USC Digital Folklore Archives / Posts Tagged ‘Indonesia’
general

Using Car Horns in Indonesia

The informant is a 26-year old web developer who has spent much time traveling for work.


 

What was driving in Indonesia like?

BF: Indonesia was excellent. I never drove, I was always in a taxi. The funny thing is… everyone honks on the roads. Here it’s offensive or rude or abrasive–but everyone is doing it all the time in Indonesia. Sounds like New York City, with all the horns.

Were the roads different in any other way?

BF: Yeah, driving was also really tough because the cards weren’t as good and the roads were relatively shoddy. I guess that’s why everyone honks so much more. It’s funny how it’s not a gesture of rudeness there, but just the way people drive.

 


 

Video demonstrating the extreme use of car horns in Indonesia

Magic
Narrative

Haunted House in Jakarta

Papa’s (my grandpa’s) friend and him were living in Jakarta and in the house they were staying in… a house which they rented… which was haunted because the wife sees all the spirits when the men are out working. There are always noises and sometimes she saw people in the kitchen… doing something in the kitchen, and the husband doesn’t believe her. He says, “I don’t believe. That is nonsense. I wish I could see the ghost. I wish he would show me.” One day he was sleeping, and he looked up and he had a calendar of two girls dancing. He looked at the calendar and it was moving and dancing. The girls pictured in the calendar were moving as if they were real. He was so scared. So from that time on he believed. They eventually figured out that under that house was a cemetery. The ghost followed them from this house to another house they lived in, I even heard stories about it later on. Since that time he was so scared and never mentioned it anymore.

Background: My grandpa was a civil engineer whose work required him to constantly move from place to place. This is interesting to hear secondhand from my aunt, as my grandfather passed away. He told this story to her many years ago. This really embodies the essence of folklore as this version of the story may have been different from the original that my grandfather would have told. I conducted this interview live at my uncle’s house, so this story was told to me in person. I really find this story to be very compelling as the belief of each person who lived in the house varied about the spirits — from the wife and husband, to my grandfather. This was very interesting for me to hear about some of the interesting places my grandfather lived and some of the amazing things he did all over the world.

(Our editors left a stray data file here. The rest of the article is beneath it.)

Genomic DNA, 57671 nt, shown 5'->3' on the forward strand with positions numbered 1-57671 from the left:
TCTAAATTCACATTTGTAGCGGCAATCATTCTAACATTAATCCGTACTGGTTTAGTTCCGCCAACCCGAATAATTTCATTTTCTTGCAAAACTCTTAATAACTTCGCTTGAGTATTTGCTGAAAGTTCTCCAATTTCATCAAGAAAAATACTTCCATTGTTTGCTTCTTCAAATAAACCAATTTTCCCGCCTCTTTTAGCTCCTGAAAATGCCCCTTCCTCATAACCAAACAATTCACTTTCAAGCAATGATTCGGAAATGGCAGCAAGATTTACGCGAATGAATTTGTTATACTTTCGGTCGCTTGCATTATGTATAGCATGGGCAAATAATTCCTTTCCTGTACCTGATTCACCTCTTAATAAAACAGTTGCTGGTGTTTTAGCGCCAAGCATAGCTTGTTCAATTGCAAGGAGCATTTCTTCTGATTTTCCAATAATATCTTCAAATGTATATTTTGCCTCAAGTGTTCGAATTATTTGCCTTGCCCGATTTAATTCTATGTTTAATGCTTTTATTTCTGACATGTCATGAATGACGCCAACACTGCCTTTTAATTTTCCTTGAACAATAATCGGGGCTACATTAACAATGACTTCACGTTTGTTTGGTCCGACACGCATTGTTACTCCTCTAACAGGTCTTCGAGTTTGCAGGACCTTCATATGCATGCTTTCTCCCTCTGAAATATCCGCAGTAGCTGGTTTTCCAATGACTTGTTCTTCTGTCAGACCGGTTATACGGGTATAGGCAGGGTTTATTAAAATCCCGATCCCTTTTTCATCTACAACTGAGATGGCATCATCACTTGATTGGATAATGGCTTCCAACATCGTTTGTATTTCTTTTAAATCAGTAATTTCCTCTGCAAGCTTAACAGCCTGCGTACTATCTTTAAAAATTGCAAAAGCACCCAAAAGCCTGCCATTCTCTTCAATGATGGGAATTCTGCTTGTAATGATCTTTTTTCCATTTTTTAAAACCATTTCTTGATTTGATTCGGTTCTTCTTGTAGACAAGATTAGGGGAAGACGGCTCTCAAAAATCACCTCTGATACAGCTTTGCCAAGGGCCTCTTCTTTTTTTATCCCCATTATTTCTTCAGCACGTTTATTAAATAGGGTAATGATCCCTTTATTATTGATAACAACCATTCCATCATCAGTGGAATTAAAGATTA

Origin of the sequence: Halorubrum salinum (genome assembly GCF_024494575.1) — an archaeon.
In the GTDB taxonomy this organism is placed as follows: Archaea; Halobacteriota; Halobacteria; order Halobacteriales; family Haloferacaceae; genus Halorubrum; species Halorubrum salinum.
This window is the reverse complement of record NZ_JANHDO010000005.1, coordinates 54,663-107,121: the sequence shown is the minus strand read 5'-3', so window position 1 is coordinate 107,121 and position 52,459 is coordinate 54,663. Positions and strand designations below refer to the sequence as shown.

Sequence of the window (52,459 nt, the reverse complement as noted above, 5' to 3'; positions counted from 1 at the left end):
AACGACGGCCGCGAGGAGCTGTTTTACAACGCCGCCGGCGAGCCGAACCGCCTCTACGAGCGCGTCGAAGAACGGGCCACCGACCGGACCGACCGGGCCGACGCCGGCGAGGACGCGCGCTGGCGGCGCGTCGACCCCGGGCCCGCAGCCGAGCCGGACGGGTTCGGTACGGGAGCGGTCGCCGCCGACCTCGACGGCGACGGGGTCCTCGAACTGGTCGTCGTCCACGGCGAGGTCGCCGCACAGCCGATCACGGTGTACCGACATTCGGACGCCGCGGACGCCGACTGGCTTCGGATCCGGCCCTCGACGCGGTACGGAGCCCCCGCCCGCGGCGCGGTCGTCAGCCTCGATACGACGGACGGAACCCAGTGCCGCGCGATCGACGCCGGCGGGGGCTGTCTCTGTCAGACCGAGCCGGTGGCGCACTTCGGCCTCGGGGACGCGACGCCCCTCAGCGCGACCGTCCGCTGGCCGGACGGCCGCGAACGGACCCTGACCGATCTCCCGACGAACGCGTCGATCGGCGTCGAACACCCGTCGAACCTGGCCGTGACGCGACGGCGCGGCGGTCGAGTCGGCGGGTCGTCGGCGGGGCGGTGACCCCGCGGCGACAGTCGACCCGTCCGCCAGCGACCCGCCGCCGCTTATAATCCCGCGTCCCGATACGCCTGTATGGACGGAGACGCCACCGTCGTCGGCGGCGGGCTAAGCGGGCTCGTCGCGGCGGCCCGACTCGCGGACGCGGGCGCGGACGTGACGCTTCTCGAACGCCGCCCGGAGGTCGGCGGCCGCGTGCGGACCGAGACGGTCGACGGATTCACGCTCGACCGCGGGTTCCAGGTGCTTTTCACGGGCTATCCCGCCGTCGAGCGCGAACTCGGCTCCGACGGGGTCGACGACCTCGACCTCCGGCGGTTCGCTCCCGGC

Childhood
Musical

Indonesian Lullaby

This is a lullaby that the informant’s father used to sing to her and her sister.

Translation

“Miel, go to sleep. Miel, go to sleep. If you don’t go to sleep, you’re going to get bit by ants.” The alternate ending means, “you’ll get bit by a fly.”

Informant’s Thoughts

The informant described this as a dark lullaby, and even mentioned that her sister used to hate the song and that it would keep her up. The informant herself said she never had a problem going to sleep, despite the lullaby being dark. Her father most likely learned it from his parents, since it is meant to be a song that parents sing to their children to scare them into sleeping. The informant doesn’t know of any name for the lullaby, but her father would call it “Informant bobo”, meaning “Informant sleep.”

Background & Analysis

The informant’s parents are from Indonesia, however the informant herself was born in the U.S., but is fluent in both Indonesian and English. The informant and I live in the same residence hall, and for this folklore collection, we got pizzas together and just sat down and ate them in my room while talking and sharing stories. I think it is an interesting, if somewhat backwards logic, that parents sing this song to coerce their children into going to sleep, since in American culture, lullabies are generally supposed to be sweet and gentle songs that “lull” a child to sleep. Perhaps the lyrics are supposed to be a sort of joke and meant to be ignored, however it would be difficult not to take the words seriously when living a country (Indonesia) that is home to a host of exotic insect species.

Childhood
Musical

One Child of God

This is an Indonesian church song that the informant’s mom used to sing when she was younger. Her mom grew up Christian and went to a Catholic, all girls school.

Translation